Pacific States


Pacific States

The Pacific States form one of the nine geographic divisions within the United States that are officially recognized by that country's census bureau.

There are five states in this division — Alaska, California, Hawaii, Oregon, Washington — and, as its name suggests, they all have coastlines on the Pacific Ocean (and are the only states that border that ocean). Additionally, Nevada and Arizona are sometimes included despite the fact that neither of these states actually border the Pacific. This is primarily because of strong ties that each state and their respective metropolitan areas have to neighboring California. The division is one of two that are located within the United States Census Bureau's Western region; the other such division is the Mountain States.

Despite being slotted into the same region by the Census Bureau, the Pacific and Mountain divisions are vastly different from one another in many vital respects, most notably in the arena of politics: While nearly all of the Mountain states are regarded as being conservative "red states", all of the Pacific states except Alaska are clearly counted among the liberal "blue states." Indeed, the other division with which residents of the Pacific States are seen as most closely self-identifying is New England, where many of the Pacific States' seminal settlers actually hailed from: Portland, Oregon was named after Portland, Maine, and according to the 1980s-era bestseller "Dress For Success", businessmen in San Francisco display virtually identical sartorial preferences as their counterparts in Boston.Fact|date=May 2007

History

The Northwest Coast of the Early and Middle Holocene of prehistory consists of the Pacific coastline from the mouth of Copper River in Alaska to the Klamath River in northern California. The forager societies mainly consisted of hunter-gatherers whose most popular source of food was salmon. The people of this time and place lived in planked houses that were small, and rectangular in shape. As the population of the Northwest Coast grew, social hierarchies were formed. Leadership was often given to shamans or kin leaders. They also had people low enough in their society to be enslaved. A factor in the size of the population was that of temperature. Within the last 5000 years, temperature has fluctuated greatly, bringing on the Medieval Warm Period as well as the Little Ice Age.

In 1769 southern California was occupied by Spanish colonists sent to establish outposts to protect Mexico from advancing Russian traders. Within a decade a line of forts and mission stations had been established from San Diego to San Francisco Bay. The Indians were gathered around the missions and were taught farming and ranching along with the Roman Catholic religion. New England vessels called to trade for hides and tallow, the only nonperishable items that the missions produced.

In 1824 California became a state of the new Mexican Republic. Between 1834 and 1836 the Mexican government secularized the missions, and the state was divided into large ranches, many owned by emigrants from the United States. The power of Mexico City over California was never very great. Consequently in 1846 the Americans revolted and established the California Republic before they learned of the outbreak of the U.S.-Mexican War. In January 1848, gold was discovered in the stream gravels of central California, and by 1849 the trickle of American immigration became a flood—the gold rush was on. Prospective miners came overland, by way of the Isthmus of Panama and by the long voyage around Cape Horn in such numbers that California's population grew from 92,000 in 1850 to 380,000 in 1860. California became a state in 1850.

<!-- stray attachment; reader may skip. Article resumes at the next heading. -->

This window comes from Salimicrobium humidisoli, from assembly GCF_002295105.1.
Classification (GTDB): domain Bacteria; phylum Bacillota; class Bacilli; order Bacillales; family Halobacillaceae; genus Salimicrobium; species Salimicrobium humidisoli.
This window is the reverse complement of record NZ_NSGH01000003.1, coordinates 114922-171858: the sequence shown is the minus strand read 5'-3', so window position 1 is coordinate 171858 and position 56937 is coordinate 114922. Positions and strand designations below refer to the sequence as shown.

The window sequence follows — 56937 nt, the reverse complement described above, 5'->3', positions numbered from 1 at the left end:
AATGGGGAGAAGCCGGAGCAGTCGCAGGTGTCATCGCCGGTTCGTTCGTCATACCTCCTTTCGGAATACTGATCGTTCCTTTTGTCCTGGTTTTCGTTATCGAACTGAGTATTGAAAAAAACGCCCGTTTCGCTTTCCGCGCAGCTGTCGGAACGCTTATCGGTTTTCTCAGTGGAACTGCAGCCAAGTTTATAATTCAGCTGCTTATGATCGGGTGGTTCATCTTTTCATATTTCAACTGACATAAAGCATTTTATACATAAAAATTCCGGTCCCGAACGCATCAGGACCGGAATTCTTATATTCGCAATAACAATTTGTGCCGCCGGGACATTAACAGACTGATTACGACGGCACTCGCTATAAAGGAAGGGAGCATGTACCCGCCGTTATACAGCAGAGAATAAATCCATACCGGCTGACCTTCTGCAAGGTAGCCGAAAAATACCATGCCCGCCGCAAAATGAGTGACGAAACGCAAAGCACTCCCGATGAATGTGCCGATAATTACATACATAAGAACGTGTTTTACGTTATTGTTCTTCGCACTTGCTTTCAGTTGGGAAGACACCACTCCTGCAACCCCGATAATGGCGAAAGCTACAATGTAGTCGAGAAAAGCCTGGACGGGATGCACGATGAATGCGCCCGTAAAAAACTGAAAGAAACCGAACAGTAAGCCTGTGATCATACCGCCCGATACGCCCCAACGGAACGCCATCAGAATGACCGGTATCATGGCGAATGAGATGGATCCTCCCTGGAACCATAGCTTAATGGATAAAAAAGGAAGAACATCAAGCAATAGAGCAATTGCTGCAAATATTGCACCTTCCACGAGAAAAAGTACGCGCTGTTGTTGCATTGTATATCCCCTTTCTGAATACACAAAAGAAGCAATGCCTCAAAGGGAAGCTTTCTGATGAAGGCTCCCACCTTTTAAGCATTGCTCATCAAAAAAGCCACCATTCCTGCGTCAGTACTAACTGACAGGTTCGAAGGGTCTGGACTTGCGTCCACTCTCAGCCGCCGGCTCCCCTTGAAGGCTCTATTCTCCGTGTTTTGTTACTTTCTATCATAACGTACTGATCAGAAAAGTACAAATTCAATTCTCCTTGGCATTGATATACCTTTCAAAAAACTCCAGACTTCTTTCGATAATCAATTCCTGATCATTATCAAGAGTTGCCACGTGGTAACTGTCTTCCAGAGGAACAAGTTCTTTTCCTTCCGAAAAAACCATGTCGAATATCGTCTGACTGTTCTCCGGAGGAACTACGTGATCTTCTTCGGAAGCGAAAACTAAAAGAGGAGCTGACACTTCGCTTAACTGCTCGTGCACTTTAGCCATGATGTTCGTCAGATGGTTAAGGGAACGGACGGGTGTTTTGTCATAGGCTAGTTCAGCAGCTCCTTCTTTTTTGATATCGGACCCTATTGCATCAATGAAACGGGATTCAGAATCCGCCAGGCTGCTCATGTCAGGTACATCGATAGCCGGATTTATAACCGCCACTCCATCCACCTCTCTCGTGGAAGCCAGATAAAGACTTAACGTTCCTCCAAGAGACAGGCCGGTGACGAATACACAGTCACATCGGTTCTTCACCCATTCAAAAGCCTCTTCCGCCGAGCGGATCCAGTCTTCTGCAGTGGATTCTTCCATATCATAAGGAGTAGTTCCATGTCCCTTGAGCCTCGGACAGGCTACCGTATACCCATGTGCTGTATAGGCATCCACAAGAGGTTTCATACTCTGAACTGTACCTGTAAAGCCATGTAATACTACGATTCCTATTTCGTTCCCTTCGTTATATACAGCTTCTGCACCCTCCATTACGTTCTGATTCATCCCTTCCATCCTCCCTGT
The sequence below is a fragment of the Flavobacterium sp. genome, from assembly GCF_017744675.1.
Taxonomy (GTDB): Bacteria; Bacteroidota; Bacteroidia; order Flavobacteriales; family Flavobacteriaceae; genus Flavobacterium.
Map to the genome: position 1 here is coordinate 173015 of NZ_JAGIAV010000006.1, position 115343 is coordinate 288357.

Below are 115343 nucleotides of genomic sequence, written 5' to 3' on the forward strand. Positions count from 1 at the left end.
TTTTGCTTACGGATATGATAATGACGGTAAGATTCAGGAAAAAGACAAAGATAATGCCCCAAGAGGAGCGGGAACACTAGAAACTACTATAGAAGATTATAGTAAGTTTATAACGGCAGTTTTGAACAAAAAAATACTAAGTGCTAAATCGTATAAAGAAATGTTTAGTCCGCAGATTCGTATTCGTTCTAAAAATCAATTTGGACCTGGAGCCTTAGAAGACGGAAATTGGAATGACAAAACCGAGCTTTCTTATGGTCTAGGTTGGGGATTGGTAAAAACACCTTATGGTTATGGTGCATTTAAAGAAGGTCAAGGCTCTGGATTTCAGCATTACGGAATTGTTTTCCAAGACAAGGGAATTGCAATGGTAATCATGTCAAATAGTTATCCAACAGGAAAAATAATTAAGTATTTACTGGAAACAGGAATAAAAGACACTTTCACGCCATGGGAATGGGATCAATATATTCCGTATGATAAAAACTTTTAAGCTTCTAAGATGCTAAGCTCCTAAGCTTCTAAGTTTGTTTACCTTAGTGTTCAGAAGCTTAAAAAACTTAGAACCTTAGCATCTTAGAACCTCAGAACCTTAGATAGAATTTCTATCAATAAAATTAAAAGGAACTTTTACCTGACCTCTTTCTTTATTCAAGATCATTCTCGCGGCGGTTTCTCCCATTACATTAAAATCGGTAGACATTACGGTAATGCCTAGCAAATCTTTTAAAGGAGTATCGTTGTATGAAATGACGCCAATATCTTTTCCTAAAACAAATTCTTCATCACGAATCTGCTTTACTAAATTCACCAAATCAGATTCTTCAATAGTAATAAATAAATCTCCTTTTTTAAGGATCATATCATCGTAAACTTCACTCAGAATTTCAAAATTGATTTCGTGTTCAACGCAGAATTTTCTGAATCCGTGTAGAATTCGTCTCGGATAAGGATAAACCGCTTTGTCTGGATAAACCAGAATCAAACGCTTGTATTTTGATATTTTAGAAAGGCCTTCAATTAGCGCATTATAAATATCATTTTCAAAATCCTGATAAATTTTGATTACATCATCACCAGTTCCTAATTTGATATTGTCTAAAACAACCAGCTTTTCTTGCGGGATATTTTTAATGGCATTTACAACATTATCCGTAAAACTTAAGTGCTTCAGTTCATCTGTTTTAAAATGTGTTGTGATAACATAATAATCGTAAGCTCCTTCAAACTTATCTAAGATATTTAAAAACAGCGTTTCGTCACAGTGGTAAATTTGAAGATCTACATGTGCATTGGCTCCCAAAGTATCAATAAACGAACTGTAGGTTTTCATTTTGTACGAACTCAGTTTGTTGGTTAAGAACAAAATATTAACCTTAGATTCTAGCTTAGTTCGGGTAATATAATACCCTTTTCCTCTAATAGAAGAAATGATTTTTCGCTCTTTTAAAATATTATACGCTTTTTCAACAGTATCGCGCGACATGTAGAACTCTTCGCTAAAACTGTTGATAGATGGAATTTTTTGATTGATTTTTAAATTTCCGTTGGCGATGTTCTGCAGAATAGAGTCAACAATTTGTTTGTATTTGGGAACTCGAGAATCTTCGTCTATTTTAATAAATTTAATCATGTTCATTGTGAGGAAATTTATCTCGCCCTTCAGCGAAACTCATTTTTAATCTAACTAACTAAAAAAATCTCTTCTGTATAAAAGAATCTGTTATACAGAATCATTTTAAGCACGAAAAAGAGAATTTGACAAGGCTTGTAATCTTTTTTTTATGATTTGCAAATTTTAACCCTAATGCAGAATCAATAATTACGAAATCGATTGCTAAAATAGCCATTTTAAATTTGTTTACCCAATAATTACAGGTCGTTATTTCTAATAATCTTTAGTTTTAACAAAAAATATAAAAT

Development of the Pacific Northwest

Meanwhile in the Pacific Northwest (Washington and Oregon) a different type of economy was developing. By the end of the 18th century Russian traders from Alaska and New England captains were buying sea otter skins from the coastal Indians. These tribes, who lived well by salmon fishing and hunting, were much more advanced than the Indians of southern California. To deal with them, American fur traders in 1811 established Astoria at the mouth of the Columbia River, and in 1825 the Hudson's Bay Company extended its Canadian trading network to Fort Vancouver (now Vancouver, Washington) on the north bank of the Columbia.

The fur traders carried east the news that the Willamette valley of Oregon was a lush farming country. The first large group of settlers, following the Oregon Trail pioneered by the fur traders, reached Oregon in 1843. The ownership of the Oregon Country was disputed with Great Britain until in 1846 the boundary was fixed on the 49th parallel. Trade by boat soon started with American settlements in California, and many Oregon farms were stocked with California cattle, sheep, and fruit trees. During the gold rush, Oregon foodstuffs and lumber found a ready market in central California.

References

Fagan, Brian M., Ancient North America: The Archaeology of a Continent (Thames and Hudson, Ltd.) 2005

Kentfield, Calvin, Pacific Coast (1971)

Muir, John, The Mountains of California (1898; reprint, 1975)

Pomeroy, Earl S., The Pacific Slope (1965; reprint, 1973)

New Age Encyclopedia, 1982 edition

ee also

* History of the west coast of North America

External references

* [http://www.bls.gov/ro9 Pacific Division Labor Statistics] "Bureau of Labor Statistics"


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